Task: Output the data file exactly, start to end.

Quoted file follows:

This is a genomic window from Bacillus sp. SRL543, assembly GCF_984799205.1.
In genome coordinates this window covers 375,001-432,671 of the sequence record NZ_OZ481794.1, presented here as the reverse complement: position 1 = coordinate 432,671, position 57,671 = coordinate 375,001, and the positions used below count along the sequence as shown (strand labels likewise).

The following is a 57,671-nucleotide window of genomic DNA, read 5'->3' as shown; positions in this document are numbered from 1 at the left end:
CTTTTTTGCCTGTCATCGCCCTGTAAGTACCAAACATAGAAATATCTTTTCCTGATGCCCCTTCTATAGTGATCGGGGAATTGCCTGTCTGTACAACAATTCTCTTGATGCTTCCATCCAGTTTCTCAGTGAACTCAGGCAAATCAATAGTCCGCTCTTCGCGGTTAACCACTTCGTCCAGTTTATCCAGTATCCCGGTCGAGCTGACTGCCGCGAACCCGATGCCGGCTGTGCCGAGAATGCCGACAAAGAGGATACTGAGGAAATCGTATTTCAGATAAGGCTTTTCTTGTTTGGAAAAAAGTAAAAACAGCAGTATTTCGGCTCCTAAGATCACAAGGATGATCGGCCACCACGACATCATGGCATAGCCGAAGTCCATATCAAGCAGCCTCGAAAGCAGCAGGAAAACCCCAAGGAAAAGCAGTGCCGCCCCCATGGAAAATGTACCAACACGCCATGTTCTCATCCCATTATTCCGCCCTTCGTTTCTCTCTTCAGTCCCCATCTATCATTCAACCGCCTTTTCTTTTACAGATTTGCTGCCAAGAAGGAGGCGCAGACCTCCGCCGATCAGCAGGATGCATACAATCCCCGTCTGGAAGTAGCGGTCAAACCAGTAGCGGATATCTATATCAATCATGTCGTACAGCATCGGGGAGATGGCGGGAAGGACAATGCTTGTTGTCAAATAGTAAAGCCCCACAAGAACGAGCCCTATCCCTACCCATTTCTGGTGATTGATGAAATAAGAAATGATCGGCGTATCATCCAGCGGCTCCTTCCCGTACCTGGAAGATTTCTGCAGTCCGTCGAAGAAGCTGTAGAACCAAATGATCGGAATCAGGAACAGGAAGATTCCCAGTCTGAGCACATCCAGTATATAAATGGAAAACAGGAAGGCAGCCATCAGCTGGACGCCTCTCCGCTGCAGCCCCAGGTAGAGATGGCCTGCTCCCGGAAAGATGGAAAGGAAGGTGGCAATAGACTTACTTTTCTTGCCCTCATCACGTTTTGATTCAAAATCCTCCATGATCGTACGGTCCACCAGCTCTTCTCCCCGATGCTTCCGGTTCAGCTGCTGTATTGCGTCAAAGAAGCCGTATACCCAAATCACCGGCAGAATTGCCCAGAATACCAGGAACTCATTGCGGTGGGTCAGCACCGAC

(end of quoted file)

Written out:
This is a genomic window from Bacillus sp. SRL543, assembly GCF_984799205.1.
In genome coordinates this window covers 375,001-432,671 of the sequence record NZ_OZ481794.1, presented here as the reverse complement: position 1 = coordinate 432,671, position 57,671 = coordinate 375,001, and the positions used below count along the sequence as shown (strand labels likewise).

The following is a 57,671-nucleotide window of genomic DNA, read 5'->3' as shown; positions in this document are numbered from 1 at the left end:
CTTTTTTGCCTGTCATCGCCCTGTAAGTACCAAACATAGAAATATCTTTTCCTGATGCCCCTTCTATAGTGATCGGGGAATTGCCTGTCTGTACAACAATTCTCTTGATGCTTCCATCCAGTTTCTCAGTGAACTCAGGCAAATCAATAGTCCGCTCTTCGCGGTTAACCACTTCGTCCAGTTTATCCAGTATCCCGGTCGAGCTGACTGCCGCGAACCCGATGCCGGCTGTGCCGAGAATGCCGACAAAGAGGATACTGAGGAAATCGTATTTCAGATAAGGCTTTTCTTGTTTGGAAAAAAGTAAAAACAGCAGTATTTCGGCTCCTAAGATCACAAGGATGATCGGCCACCACGACATCATGGCATAGCCGAAGTCCATATCAAGCAGCCTCGAAAGCAGCAGGAAAACCCCAAGGAAAAGCAGTGCCGCCCCCATGGAAAATGTACCAACACGCCATGTTCTCATCCCATTATTCCGCCCTTCGTTTCTCTCTTCAGTCCCCATCTATCATTCAACCGCCTTTTCTTTTACAGATTTGCTGCCAAGAAGGAGGCGCAGACCTCCGCCGATCAGCAGGATGCATACAATCCCCGTCTGGAAGTAGCGGTCAAACCAGTAGCGGATATCTATATCAATCATGTCGTACAGCATCGGGGAGATGGCGGGAAGGACAATGCTTGTTGTCAAATAGTAAAGCCCCACAAGAACGAGCCCTATCCCTACCCATTTCTGGTGATTGATGAAATAAGAAATGATCGGCGTATCATCCAGCGGCTCCTTCCCGTACCTGGAAGATTTCTGCAGTCCGTCGAAGAAGCTGTAGAACCAAATGATCGGAATCAGGAACAGGAAGATTCCCAGTCTGAGCACATCCAGTATATAAATGGAAAACAGGAAGGCAGCCATCAGCTGGACGCCTCTCCGCTGCAGCCCCAGGTAGAGATGGCCTGCTCCCGGAAAGATGGAAAGGAAGGTGGCAATAGACTTACTTTTCTTGCCCTCATCACGTTTTGATTCAAAATCCTCCATGATCGTACGGTCCACCAGCTCTTCTCCCCGATGCTTCCGGTTCAGCTGCTGTATTGCGTCAAAGAAGCCGTATACCCAAATCACCGGCAGAATTGCCCAGAATACCAGGAACTCATTGCGGTGGGTCAGCACCGAC